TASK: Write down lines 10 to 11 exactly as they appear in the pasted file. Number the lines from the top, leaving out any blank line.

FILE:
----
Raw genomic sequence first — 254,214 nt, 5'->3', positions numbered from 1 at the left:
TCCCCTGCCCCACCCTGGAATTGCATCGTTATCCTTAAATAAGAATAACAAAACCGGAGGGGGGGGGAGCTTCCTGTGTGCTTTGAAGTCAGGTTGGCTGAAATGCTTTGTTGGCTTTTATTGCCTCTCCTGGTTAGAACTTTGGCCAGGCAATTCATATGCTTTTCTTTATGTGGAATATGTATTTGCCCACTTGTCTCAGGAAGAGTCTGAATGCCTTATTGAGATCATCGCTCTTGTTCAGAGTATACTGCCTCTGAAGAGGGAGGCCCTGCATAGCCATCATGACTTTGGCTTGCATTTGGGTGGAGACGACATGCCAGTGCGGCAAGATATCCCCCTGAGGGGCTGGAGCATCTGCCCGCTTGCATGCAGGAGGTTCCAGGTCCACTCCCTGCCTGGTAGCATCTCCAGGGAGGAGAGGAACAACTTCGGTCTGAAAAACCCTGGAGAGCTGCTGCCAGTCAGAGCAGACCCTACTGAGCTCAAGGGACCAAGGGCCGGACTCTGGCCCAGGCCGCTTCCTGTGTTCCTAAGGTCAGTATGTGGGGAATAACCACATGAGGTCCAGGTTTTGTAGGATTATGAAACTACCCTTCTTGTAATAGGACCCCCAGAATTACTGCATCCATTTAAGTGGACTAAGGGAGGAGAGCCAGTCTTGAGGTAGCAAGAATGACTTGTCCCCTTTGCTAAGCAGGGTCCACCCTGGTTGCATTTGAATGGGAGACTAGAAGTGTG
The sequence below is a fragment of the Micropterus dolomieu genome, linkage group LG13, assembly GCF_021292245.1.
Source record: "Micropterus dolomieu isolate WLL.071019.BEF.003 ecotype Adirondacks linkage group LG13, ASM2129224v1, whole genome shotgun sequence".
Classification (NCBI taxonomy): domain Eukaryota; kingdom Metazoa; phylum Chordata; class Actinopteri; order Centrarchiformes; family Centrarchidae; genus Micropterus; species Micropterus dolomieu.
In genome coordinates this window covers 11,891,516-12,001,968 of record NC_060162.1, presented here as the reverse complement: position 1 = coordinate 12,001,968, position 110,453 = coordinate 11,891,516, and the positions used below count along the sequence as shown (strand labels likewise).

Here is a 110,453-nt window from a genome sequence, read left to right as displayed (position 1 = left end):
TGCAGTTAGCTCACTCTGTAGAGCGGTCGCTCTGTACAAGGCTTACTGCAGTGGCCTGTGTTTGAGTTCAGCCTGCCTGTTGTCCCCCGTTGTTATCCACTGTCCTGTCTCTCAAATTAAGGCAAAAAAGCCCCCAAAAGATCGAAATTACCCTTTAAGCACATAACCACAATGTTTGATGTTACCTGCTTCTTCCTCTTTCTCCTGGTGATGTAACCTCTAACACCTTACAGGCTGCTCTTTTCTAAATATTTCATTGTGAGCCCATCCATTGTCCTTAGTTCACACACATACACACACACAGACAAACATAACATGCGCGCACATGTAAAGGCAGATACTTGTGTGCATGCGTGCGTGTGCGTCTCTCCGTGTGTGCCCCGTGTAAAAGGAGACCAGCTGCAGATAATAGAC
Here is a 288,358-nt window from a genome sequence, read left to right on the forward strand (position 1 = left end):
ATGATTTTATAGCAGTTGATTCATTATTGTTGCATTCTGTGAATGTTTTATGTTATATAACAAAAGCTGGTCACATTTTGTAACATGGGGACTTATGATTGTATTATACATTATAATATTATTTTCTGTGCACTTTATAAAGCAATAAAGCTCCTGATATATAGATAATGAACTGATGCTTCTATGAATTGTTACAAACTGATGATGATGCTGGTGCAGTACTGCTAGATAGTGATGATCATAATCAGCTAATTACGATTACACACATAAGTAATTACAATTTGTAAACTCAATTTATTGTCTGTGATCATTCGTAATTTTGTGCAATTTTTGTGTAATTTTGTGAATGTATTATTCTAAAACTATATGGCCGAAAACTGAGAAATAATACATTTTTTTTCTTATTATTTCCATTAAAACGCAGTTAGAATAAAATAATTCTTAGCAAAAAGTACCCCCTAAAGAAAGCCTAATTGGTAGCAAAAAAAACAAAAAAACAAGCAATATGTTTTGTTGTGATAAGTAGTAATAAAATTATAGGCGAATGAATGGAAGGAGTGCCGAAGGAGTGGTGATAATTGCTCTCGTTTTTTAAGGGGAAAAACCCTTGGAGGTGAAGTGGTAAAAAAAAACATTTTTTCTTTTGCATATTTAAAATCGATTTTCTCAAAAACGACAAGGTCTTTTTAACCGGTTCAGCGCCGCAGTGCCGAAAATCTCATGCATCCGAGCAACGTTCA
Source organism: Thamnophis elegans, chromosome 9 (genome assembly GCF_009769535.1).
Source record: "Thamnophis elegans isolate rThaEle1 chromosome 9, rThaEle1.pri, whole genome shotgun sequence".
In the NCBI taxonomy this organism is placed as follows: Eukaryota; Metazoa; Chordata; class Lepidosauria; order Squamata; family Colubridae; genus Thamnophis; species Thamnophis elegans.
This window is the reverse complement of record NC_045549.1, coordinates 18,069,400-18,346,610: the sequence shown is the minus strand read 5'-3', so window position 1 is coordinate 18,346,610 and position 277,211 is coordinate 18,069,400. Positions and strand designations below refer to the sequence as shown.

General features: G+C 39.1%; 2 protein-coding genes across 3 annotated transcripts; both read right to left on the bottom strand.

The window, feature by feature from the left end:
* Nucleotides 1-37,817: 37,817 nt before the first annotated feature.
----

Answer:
ATGATTTTATAGCAGTTGATTCATTATTGTTGCATTCTGTGAATGTTTTATGTTATATAACAAAAGCTGGTCACATTTTGTAACATGGGGACTTATGATTGTATTATACATTATAATATTATTTTCTGTGCACTTTATAAAGCAATAAAGCTCCTGATATATAGATAATGAACTGATGCTTCTATGAATTGTTACAAACTGATGATGATGCTGGTGCAGTACTGCTAGATAGTGATGATCATAATCAGCTAATTACGATTACACACATAAGTAATTACAATTTGTAAACTCAATTTATTGTCTGTGATCATTCGTAATTTTGTGCAATTTTTGTGTAATTTTGTGAATGTATTATTCTAAAACTATATGGCCGAAAACTGAGAAATAATACATTTTTTTTCTTATTATTTCCATTAAAACGCAGTTAGAATAAAATAATTCTTAGCAAAAAGTACCCCCTAAAGAAAGCCTAATTGGTAGCAAAAAAAACAAAAAAACAAGCAATATGTTTTGTTGTGATAAGTAGTAATAAAATTATAGGCGAATGAATGGAAGGAGTGCCGAAGGAGTGGTGATAATTGCTCTCGTTTTTTAAGGGGAAAAACCCTTGGAGGTGAAGTGGTAAAAAAAAACATTTTTTCTTTTGCATATTTAAAATCGATTTTCTCAAAAACGACAAGGTCTTTTTAACCGGTTCAGCGCCGCAGTGCCGAAAATCTCATGCATCCGAGCAACGTTCA
Source organism: Thamnophis elegans, chromosome 9 (genome assembly GCF_009769535.1).